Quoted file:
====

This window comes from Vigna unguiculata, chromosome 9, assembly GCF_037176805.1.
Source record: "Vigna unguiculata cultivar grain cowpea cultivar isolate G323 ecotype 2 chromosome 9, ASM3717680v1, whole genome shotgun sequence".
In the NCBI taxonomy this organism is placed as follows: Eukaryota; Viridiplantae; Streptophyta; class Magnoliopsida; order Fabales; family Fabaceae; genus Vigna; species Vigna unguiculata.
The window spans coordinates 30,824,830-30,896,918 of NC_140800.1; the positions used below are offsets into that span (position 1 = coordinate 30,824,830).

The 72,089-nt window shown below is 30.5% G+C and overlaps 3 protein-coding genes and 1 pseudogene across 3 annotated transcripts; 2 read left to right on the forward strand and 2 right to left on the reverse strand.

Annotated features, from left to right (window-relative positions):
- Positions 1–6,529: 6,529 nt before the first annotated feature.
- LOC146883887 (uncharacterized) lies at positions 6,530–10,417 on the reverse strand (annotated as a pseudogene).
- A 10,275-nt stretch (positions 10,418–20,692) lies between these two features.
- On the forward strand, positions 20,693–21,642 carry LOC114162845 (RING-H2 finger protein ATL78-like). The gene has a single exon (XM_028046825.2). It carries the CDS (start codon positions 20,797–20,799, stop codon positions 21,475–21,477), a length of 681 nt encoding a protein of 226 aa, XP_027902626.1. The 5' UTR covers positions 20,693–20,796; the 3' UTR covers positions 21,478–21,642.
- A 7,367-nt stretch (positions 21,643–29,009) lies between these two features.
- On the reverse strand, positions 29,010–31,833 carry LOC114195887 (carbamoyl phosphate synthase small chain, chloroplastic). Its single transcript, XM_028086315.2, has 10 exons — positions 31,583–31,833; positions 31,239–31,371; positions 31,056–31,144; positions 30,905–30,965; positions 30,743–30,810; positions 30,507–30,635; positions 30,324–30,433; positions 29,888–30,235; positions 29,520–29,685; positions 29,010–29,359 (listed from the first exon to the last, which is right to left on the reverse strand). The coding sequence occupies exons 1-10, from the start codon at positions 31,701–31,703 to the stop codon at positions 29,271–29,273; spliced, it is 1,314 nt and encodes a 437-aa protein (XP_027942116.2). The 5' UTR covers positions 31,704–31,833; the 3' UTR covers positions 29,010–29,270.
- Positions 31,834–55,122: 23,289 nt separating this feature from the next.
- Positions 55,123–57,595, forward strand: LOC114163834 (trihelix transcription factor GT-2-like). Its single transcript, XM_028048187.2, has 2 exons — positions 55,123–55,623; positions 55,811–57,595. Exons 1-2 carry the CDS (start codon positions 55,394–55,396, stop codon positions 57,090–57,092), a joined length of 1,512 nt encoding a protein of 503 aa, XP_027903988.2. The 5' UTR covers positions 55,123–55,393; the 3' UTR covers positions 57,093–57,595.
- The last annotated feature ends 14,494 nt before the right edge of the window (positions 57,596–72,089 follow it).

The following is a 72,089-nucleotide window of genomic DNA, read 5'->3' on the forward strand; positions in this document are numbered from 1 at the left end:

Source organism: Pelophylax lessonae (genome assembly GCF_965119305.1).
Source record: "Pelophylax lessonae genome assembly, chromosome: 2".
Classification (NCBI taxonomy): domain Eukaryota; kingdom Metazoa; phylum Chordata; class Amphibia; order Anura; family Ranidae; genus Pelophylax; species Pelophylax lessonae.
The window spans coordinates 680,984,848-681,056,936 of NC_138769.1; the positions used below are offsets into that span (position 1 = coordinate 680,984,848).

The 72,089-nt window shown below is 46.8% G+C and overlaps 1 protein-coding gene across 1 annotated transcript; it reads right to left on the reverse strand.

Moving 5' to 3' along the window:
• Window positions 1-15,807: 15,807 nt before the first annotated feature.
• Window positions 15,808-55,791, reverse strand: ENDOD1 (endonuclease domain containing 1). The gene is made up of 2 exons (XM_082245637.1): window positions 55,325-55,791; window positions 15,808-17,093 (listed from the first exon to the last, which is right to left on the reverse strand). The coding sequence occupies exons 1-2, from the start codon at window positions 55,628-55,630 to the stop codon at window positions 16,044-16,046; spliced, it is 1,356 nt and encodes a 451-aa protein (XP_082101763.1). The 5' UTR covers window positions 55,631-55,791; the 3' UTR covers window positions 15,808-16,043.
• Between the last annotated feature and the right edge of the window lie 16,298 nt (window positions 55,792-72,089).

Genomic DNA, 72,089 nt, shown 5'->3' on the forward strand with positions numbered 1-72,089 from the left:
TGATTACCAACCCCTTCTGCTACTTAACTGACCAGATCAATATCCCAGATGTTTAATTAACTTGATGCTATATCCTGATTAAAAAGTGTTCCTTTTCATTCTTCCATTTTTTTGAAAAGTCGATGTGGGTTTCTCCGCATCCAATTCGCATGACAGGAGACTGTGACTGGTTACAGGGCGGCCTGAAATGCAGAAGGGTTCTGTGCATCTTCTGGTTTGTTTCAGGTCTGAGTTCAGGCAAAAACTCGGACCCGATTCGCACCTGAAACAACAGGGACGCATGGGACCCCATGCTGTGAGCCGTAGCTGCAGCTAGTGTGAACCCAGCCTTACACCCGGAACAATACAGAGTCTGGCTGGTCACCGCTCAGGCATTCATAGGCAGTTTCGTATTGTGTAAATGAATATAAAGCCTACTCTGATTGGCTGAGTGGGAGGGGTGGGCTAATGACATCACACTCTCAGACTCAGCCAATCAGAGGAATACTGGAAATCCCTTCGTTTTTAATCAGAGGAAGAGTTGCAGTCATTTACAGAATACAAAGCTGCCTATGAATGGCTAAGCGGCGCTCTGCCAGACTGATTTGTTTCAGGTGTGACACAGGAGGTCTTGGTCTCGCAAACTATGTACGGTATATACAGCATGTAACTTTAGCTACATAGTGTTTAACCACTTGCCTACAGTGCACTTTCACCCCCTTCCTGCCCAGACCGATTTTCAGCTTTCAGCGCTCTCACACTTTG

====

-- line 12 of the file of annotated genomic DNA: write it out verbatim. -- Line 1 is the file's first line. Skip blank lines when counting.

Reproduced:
- On the reverse strand, positions 29,010–31,833 carry LOC114195887 (carbamoyl phosphate synthase small chain, chloroplastic). Its single transcript, XM_028086315.2, has 10 exons — positions 31,583–31,833; positions 31,239–31,371; positions 31,056–31,144; positions 30,905–30,965; positions 30,743–30,810; positions 30,507–30,635; positions 30,324–30,433; positions 29,888–30,235; positions 29,520–29,685; positions 29,010–29,359 (listed from the first exon to the last, which is right to left on the reverse strand). The coding sequence occupies exons 1-10, from the start codon at positions 31,701–31,703 to the stop codon at positions 29,271–29,273; spliced, it is 1,314 nt and encodes a 437-aa protein (XP_027942116.2). The 5' UTR covers positions 31,704–31,833; the 3' UTR covers positions 29,010–29,270.